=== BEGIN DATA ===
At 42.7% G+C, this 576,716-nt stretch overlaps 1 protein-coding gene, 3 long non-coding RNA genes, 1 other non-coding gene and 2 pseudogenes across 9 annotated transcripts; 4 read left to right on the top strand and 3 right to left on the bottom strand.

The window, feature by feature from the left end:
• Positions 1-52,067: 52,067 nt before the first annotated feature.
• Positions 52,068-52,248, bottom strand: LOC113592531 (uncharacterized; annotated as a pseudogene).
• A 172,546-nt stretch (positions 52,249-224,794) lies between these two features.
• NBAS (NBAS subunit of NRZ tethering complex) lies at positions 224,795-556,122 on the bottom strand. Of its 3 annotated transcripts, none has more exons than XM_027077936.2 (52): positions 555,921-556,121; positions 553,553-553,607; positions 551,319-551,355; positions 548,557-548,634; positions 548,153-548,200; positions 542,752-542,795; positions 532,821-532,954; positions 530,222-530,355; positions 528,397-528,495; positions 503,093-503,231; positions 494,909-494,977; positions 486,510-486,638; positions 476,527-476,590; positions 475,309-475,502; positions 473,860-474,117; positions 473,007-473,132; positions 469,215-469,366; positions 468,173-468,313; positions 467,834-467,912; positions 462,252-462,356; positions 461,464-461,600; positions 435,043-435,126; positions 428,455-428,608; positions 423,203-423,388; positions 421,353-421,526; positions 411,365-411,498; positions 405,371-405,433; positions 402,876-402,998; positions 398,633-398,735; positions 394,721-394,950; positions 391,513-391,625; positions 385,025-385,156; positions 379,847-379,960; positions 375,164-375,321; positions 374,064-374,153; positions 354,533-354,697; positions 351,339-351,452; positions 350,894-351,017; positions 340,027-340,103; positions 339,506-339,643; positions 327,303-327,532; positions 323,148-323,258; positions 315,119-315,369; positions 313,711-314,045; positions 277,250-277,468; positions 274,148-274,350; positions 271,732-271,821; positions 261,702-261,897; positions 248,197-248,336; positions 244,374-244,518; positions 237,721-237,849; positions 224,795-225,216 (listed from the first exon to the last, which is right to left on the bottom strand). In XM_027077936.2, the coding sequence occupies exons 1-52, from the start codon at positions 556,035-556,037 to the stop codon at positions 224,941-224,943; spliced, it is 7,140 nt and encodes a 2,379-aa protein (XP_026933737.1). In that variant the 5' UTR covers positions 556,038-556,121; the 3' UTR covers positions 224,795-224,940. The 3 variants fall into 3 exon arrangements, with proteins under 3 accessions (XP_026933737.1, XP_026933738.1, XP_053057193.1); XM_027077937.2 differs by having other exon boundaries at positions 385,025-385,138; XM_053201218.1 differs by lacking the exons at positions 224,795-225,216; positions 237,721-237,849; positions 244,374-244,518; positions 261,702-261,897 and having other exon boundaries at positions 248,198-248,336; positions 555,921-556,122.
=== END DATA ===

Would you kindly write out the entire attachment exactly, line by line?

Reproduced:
At 42.7% G+C, this 576,716-nt stretch overlaps 1 protein-coding gene, 3 long non-coding RNA genes, 1 other non-coding gene and 2 pseudogenes across 9 annotated transcripts; 4 read left to right on the top strand and 3 right to left on the bottom strand.

The window, feature by feature from the left end:
• Positions 1-52,067: 52,067 nt before the first annotated feature.
• Positions 52,068-52,248, bottom strand: LOC113592531 (uncharacterized; annotated as a pseudogene).
• A 172,546-nt stretch (positions 52,249-224,794) lies between these two features.
• NBAS (NBAS subunit of NRZ tethering complex) lies at positions 224,795-556,122 on the bottom strand. Of its 3 annotated transcripts, none has more exons than XM_027077936.2 (52): positions 555,921-556,121; positions 553,553-553,607; positions 551,319-551,355; positions 548,557-548,634; positions 548,153-548,200; positions 542,752-542,795; positions 532,821-532,954; positions 530,222-530,355; positions 528,397-528,495; positions 503,093-503,231; positions 494,909-494,977; positions 486,510-486,638; positions 476,527-476,590; positions 475,309-475,502; positions 473,860-474,117; positions 473,007-473,132; positions 469,215-469,366; positions 468,173-468,313; positions 467,834-467,912; positions 462,252-462,356; positions 461,464-461,600; positions 435,043-435,126; positions 428,455-428,608; positions 423,203-423,388; positions 421,353-421,526; positions 411,365-411,498; positions 405,371-405,433; positions 402,876-402,998; positions 398,633-398,735; positions 394,721-394,950; positions 391,513-391,625; positions 385,025-385,156; positions 379,847-379,960; positions 375,164-375,321; positions 374,064-374,153; positions 354,533-354,697; positions 351,339-351,452; positions 350,894-351,017; positions 340,027-340,103; positions 339,506-339,643; positions 327,303-327,532; positions 323,148-323,258; positions 315,119-315,369; positions 313,711-314,045; positions 277,250-277,468; positions 274,148-274,350; positions 271,732-271,821; positions 261,702-261,897; positions 248,197-248,336; positions 244,374-244,518; positions 237,721-237,849; positions 224,795-225,216 (listed from the first exon to the last, which is right to left on the bottom strand). In XM_027077936.2, the coding sequence occupies exons 1-52, from the start codon at positions 556,035-556,037 to the stop codon at positions 224,941-224,943; spliced, it is 7,140 nt and encodes a 2,379-aa protein (XP_026933737.1). In that variant the 5' UTR covers positions 556,038-556,121; the 3' UTR covers positions 224,795-224,940. The 3 variants fall into 3 exon arrangements, with proteins under 3 accessions (XP_026933737.1, XP_026933738.1, XP_053057193.1); XM_027077937.2 differs by having other exon boundaries at positions 385,025-385,138; XM_053201218.1 differs by lacking the exons at positions 224,795-225,216; positions 237,721-237,849; positions 244,374-244,518; positions 261,702-261,897 and having other exon boundaries at positions 248,198-248,336; positions 555,921-556,122.